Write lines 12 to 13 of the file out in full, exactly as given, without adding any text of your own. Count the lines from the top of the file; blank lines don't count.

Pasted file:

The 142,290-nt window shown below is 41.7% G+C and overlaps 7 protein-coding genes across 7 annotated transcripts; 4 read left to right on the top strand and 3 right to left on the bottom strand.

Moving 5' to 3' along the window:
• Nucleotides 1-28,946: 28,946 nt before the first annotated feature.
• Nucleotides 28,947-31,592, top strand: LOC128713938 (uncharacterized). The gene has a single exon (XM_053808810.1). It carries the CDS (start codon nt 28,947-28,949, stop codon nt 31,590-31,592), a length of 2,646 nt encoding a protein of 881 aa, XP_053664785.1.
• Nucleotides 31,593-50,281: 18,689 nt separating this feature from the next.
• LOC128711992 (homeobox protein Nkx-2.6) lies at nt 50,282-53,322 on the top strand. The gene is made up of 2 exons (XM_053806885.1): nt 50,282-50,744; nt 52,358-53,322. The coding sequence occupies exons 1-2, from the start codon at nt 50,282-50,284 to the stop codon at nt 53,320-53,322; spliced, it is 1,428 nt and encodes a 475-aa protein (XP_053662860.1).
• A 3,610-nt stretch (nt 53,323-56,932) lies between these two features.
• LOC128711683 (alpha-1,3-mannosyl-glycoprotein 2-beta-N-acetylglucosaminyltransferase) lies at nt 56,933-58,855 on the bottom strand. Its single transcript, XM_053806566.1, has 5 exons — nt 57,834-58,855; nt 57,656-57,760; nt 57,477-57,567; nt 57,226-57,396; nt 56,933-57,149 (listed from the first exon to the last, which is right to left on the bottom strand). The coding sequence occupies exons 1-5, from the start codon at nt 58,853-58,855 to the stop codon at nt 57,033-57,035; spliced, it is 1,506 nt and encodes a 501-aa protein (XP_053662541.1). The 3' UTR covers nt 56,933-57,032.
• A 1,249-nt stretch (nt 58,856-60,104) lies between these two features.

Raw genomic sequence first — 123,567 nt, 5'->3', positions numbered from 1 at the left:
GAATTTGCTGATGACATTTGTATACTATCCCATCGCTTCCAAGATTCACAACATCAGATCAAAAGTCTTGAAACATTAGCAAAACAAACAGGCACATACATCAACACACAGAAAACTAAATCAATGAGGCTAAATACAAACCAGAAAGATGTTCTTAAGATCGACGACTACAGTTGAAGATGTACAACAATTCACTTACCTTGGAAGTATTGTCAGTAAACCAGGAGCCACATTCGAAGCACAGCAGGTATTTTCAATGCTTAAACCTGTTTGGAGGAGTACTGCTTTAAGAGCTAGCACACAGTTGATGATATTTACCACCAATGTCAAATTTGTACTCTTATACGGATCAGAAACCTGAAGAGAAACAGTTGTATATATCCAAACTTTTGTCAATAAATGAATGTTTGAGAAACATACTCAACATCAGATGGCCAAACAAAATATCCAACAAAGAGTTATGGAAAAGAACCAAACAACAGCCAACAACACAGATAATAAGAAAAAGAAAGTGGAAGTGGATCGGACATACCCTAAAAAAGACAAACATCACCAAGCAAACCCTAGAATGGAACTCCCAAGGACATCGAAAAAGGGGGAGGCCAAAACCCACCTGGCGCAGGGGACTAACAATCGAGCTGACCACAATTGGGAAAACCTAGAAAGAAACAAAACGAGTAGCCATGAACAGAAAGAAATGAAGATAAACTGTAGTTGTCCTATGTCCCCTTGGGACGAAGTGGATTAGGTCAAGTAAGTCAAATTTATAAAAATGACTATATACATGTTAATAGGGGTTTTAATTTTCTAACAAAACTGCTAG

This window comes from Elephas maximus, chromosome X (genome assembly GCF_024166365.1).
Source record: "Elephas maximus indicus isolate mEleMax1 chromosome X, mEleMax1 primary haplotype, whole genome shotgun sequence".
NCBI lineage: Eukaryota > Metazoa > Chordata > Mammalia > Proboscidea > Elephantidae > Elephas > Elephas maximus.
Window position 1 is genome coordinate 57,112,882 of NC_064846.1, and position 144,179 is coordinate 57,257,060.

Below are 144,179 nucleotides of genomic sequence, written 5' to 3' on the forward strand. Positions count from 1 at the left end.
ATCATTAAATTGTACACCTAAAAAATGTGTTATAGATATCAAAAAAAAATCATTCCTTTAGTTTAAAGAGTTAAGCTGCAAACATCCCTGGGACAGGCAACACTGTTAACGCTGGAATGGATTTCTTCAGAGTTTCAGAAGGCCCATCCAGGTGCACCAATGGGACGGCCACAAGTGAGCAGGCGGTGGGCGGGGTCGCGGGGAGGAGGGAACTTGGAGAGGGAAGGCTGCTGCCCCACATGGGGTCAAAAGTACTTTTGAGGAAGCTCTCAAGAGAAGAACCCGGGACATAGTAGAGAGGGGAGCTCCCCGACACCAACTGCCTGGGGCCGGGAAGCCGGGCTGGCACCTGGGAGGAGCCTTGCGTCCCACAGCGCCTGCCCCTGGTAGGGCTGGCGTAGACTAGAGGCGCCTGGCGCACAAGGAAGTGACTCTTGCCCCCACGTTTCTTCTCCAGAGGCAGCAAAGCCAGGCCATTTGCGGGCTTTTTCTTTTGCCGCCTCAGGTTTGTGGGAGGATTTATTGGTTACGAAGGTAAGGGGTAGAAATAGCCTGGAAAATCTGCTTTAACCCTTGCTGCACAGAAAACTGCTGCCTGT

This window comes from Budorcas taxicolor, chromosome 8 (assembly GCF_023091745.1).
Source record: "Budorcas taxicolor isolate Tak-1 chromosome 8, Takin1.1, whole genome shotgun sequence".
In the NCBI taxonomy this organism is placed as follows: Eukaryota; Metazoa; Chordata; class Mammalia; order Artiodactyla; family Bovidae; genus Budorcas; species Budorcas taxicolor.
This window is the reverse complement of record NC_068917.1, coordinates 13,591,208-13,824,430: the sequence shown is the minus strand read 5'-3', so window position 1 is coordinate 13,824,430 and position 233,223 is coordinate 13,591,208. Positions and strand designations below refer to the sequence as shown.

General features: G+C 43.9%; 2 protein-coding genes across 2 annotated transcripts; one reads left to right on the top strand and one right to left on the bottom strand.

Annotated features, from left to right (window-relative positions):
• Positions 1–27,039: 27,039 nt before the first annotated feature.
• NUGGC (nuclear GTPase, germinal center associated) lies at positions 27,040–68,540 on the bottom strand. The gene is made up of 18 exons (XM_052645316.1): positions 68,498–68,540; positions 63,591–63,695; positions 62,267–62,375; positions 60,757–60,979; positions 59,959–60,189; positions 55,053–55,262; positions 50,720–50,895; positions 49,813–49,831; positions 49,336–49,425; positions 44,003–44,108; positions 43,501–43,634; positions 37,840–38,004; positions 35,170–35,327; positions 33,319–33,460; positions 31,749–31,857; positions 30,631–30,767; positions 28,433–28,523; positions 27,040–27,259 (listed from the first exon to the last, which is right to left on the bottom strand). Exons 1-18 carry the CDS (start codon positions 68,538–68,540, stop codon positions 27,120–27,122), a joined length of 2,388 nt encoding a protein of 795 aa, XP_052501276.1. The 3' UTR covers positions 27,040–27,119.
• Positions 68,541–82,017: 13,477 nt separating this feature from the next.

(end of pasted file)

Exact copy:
This window comes from Elephas maximus, chromosome X (genome assembly GCF_024166365.1).
Source record: "Elephas maximus indicus isolate mEleMax1 chromosome X, mEleMax1 primary haplotype, whole genome shotgun sequence".